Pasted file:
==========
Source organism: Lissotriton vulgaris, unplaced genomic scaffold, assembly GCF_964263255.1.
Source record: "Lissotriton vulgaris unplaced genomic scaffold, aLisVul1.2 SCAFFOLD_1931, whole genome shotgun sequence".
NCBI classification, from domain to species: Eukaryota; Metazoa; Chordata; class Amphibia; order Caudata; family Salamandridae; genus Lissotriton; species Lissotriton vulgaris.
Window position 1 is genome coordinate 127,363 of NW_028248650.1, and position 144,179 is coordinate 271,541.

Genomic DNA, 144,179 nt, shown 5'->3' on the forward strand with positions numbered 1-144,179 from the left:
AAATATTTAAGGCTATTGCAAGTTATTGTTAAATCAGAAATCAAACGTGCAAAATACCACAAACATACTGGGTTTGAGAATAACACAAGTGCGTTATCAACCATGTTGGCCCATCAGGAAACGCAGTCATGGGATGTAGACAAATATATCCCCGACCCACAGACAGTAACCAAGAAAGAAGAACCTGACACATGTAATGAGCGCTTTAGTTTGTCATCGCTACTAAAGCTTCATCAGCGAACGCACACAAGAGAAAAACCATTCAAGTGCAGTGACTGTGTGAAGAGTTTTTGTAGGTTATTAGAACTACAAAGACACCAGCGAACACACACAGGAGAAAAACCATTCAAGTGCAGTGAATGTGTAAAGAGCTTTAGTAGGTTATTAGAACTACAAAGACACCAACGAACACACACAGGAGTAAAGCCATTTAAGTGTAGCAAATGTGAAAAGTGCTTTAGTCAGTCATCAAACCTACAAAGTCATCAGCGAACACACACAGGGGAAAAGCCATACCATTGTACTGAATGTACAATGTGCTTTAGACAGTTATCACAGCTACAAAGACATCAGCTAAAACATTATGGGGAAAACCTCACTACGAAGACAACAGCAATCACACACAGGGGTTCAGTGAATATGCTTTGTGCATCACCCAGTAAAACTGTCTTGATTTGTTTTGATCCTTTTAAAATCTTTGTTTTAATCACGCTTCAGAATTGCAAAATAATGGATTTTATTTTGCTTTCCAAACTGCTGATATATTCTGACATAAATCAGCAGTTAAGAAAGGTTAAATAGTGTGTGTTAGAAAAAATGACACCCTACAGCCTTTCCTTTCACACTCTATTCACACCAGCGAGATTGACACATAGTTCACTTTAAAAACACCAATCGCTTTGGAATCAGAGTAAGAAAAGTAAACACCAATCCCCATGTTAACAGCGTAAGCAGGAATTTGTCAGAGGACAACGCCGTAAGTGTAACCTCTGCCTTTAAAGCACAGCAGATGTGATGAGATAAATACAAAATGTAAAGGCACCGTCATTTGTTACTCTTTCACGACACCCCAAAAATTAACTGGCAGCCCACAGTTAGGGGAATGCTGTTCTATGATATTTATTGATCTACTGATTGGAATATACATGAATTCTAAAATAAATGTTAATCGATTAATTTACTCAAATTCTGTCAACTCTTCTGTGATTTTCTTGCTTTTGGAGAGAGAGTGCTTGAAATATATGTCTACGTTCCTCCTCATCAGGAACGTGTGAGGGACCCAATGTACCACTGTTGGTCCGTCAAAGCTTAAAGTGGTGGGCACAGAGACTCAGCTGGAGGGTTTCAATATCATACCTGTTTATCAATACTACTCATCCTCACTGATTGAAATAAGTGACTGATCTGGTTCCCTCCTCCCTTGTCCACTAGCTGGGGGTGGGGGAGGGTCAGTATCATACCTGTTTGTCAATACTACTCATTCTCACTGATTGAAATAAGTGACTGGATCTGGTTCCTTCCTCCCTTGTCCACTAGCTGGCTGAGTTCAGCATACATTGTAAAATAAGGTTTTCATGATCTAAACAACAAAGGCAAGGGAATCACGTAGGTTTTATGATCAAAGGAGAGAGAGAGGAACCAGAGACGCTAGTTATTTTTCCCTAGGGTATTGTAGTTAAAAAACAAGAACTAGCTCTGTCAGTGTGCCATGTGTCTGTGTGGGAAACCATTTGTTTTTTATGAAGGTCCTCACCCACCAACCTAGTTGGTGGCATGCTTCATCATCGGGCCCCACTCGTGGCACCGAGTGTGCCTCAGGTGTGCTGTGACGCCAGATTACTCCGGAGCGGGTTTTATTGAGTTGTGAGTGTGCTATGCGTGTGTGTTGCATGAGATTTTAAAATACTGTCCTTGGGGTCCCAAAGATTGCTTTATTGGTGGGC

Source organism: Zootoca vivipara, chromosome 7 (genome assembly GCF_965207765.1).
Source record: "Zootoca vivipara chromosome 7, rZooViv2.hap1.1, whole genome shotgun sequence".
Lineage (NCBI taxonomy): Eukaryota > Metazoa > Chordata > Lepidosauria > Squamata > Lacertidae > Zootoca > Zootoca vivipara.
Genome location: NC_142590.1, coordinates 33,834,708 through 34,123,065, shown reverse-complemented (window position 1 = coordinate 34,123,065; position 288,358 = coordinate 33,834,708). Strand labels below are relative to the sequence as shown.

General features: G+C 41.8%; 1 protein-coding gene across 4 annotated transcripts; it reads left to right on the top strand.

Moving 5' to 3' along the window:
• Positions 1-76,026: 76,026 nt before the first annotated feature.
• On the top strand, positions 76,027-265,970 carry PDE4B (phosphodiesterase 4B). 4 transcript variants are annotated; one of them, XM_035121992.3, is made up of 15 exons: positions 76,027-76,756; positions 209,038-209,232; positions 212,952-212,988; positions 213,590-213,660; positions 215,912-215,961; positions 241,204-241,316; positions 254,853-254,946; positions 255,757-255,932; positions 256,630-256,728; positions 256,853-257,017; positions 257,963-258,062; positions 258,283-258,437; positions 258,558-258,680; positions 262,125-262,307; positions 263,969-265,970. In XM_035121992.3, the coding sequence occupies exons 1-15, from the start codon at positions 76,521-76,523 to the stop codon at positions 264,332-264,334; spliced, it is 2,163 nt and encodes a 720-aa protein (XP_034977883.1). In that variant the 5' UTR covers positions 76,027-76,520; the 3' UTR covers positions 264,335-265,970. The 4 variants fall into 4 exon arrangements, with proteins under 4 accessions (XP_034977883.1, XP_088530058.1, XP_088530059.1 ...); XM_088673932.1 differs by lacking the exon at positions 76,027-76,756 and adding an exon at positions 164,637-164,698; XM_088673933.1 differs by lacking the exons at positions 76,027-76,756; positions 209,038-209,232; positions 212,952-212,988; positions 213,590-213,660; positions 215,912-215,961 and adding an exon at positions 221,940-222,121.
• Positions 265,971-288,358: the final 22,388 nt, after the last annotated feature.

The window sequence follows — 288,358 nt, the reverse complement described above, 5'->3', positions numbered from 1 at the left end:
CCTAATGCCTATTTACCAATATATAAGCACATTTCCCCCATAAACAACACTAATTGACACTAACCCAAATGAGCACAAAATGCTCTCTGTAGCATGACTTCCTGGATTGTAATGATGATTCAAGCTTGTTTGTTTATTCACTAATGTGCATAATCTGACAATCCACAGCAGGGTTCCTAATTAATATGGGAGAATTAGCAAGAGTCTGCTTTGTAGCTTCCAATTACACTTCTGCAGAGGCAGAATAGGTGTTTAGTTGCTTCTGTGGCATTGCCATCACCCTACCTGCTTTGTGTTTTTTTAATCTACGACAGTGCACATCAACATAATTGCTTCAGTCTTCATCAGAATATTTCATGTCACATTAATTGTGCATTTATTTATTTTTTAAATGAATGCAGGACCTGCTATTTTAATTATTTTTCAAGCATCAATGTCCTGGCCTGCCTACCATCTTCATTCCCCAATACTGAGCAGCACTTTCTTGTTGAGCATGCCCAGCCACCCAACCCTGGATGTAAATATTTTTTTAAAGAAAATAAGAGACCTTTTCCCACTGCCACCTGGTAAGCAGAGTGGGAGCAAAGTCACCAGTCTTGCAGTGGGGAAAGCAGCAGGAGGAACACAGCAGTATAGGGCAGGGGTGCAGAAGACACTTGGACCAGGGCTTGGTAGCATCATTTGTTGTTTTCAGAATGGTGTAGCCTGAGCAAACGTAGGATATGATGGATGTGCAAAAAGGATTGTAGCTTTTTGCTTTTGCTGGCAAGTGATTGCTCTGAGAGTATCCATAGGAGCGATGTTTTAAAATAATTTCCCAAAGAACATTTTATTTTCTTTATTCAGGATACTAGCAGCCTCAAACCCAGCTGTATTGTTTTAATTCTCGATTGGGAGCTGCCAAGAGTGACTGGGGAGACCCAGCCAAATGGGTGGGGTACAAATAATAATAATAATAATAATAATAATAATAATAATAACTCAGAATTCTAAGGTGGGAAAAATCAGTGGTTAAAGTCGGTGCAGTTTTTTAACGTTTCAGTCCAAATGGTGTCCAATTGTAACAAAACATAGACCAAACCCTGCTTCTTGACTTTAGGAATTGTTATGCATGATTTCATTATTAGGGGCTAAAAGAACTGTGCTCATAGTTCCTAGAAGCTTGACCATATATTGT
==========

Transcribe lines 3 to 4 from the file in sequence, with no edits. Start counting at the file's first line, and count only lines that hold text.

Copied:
NCBI classification, from domain to species: Eukaryota; Metazoa; Chordata; class Amphibia; order Caudata; family Salamandridae; genus Lissotriton; species Lissotriton vulgaris.
Window position 1 is genome coordinate 127,363 of NW_028248650.1, and position 144,179 is coordinate 271,541.